Medal of Honor recipient Col. George “Bud” Day (shown in photo), who was a prisoner of war in North Vietnam for over five years, sharing a cell with future U.S. Senator John McCain at the infamous “Hanoi Hilton,” died July 27 at the age of 88.
Day, who was one of America's most highly decorated U.S. servicemen, garnering over 70 medals and honors during service in World War II, Korea, and Vietnam, received the Medal of Honor for escaping his North Vietnamese captors after the aircraft he was piloting was shot down August 26, 1967, and evading them for 10 days though severely injured. After his re-capture he continued to aggressively resist, giving false information during torture and interrogation. “His personal bravery in the face of deadly enemy pressure was significant in saving the lives of fellow aviators who were still flying against the enemy,” reads Day's Medal of Honor citation.
The New York Times noted that “Colonel Day’s life was defined by the defiance he showed in North Vietnamese prison camps, where, besides McCain, the future senator from Arizona and Republican presidential candidate, whose Navy fighter had been downed, his cellmates included James B. Stockdale, also a Navy pilot, who became Ross Perot’s running mate in his 1992 presidential campaign.”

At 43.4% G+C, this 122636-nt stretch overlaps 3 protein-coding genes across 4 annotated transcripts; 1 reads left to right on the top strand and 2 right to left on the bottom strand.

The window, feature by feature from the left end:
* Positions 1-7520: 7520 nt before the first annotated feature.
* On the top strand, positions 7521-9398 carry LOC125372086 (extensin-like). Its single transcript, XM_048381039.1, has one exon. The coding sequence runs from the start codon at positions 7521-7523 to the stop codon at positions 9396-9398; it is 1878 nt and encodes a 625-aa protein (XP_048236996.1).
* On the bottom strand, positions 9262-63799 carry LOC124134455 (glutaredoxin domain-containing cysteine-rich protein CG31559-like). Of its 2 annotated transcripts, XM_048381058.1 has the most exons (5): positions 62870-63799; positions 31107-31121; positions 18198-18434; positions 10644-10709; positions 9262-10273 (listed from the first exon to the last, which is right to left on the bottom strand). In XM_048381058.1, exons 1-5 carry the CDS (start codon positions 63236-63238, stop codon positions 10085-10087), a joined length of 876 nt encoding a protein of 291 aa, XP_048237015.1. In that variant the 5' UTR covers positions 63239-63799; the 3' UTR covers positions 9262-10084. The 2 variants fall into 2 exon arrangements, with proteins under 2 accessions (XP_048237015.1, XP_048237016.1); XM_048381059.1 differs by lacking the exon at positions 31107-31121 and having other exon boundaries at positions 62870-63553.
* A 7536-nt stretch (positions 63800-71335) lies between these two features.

Stockdale also received a Medal of Honor for his role as a main leader of the POW resistance.
In February 1971, in one memorable episode during their imprisonment, Day and Stockdale joined other American POWs in boldly singing “The Star-Spangled Banner” with rifles pointed at them after North Vietnamese guards discovered them holding a forbidden worship service.
Day was promoted to the rank of colonel during his captivity, and was released in March 1973. At a March 4, 1976 White House ceremony, President Gerald Ford presented both Day and Stockdale with their Medals of Honor.
In a 2008 interview, Day recalled that being a POW “was a major issue in my life and one that I am extremely proud of. I was just living day to day. One really bad cold and I would have been dead.”
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Photo of Col. George "Bud" Day in 2008: AP Images